While I was setting up office space for my new marketing firm, Sondhelm Partners, I had the opportunity to go through boxes of material from the many investment companies with whom I have worked over the past 20 years as a marketing strategist. This trip down memory lane made me stop and consider how technology, the popularity of defined contribution plans, increased competition from ETFs, and index funds and the decentralization of the intermediary market have transformed the way fund companies market and sell their products to investors and advisors.
I don’t think it’s a stretch to say that the industry has undergone more seismic changes since I joined it in 1995 than in the previous 50 years before it.
TAX INVESTING SHIFT
When I started, most people bought mutual funds as taxable investments, But as the decade progressed, IRAs and DC plans became the primary vehicles for mutual fund investing. In 1994, 22% of all DC assets were held in mutual funds; by 2014 that percentage had increased to 55%, according to data from the Investment Company Institute. With these plans effectively removing lower-net-worth investors from the direct-sold market, advisors have become the primary resource wealthier investors turn to for recommendations of individual mutual funds.
The internet has enabled anyone to instantly execute investment decisions without the need of intermediaries. Of course, this empowerment also allows them to make costly mistakes, which has helped many advisors remain in business as “damage control” specialists.
COST IS KEY
Growing dissatisfaction with the lackluster performance of actively managed funds, the increasing popularity of index funds and the transition of many advisors from commission-based to fee-based compensation models have compelled many active fund managers to lower fund expenses and launch their own index fund options.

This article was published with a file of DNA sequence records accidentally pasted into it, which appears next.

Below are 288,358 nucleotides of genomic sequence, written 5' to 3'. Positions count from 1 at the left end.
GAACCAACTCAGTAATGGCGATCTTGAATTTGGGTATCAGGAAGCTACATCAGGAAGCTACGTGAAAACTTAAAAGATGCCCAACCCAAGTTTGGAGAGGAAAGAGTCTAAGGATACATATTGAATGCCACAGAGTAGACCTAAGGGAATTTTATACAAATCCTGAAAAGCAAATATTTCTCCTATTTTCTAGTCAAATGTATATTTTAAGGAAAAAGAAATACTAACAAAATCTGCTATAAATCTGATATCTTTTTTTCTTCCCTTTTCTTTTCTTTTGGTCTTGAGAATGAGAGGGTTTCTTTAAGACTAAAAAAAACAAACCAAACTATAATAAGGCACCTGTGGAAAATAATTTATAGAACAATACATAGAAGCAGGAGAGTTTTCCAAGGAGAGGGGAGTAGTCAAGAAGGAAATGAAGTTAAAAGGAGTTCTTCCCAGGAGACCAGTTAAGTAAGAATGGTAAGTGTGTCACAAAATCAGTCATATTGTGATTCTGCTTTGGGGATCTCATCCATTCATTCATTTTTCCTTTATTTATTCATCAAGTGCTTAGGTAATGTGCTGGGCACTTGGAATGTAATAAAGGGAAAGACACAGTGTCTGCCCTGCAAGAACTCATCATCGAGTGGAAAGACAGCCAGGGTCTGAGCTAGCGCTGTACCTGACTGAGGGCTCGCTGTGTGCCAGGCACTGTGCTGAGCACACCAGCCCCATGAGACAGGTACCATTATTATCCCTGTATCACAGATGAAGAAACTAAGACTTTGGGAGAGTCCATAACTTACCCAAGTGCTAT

ETFs have emerged as the most serious competitive threat to mutual funds. While the net growth in the number of mutual funds has been modest since the start of the 21st century, the ETF market has exploded, growing from 198 options in 2003 to nearly 2,000 at the end of 2014, according to ICI.
In the 1990s, wirehouse reps were the primary intermediary target audience for fund companies. Today, fund companies must tailor their sales and marketing approaches to gain consideration among a wide variety of gatekeepers, including CIOs at RIA firms, independent broker/dealers, DC recordkeepers and TAMPs.
With advisors able to conduct most fund-related research online, wholesalers can no longer get away with the traditional “product pitchbook” meetings of the past. The shrinking number of advisors who still meet with wholesalers expect them to serve as proxies for portfolio managers, delivering detailed attribution of fund performance and market insights.
With the rising cost of distribution, nearly all but the most successful fund managers have had to increase the amount of time they spend discussing their strategies and results with advisors — and sometimes investors. Firms also leverage digital engagement strategies to build awareness and visibility for their people and products.
Until the past decade or so, print advertising dominated fund companies’ marketing budgets. Ads promoted products and performance, and only print could provide the space for lengthy legal and compliance disclosures. In recent years, most of the large fund companies have added TV commercials to their advertising mix, bypassing the disclosure issue by focusing on brand awareness, rather than performance.
Now that I’ve discussed how the industry has changed, I’m going to go out on a limb and make a few predictions on how the industry will change by 2025 —the year I reach my three decade anniversary.
Consolidation among actively managed fund companies: Funds and fund companies that fail to attract investors will close or merge.
The demise of advisor-share classes: The failure of most actively managed funds to consistently outperform their benchmarks will make it increasingly difficult for broker/dealers to justify these funds’ sales loads and 12b-1 fees. And thousands of registered reps will become investment advisers.
Greater specialization: Advisors seeking to differentiate their practices will turn to niche and boutique firms for specialized investment strategies that cut across asset classes and styles, much like smart beta and target date funds do today.
Whether any of these predictions come true, or not, there’s one thing about this industry I can say with complete confidence: Expect change.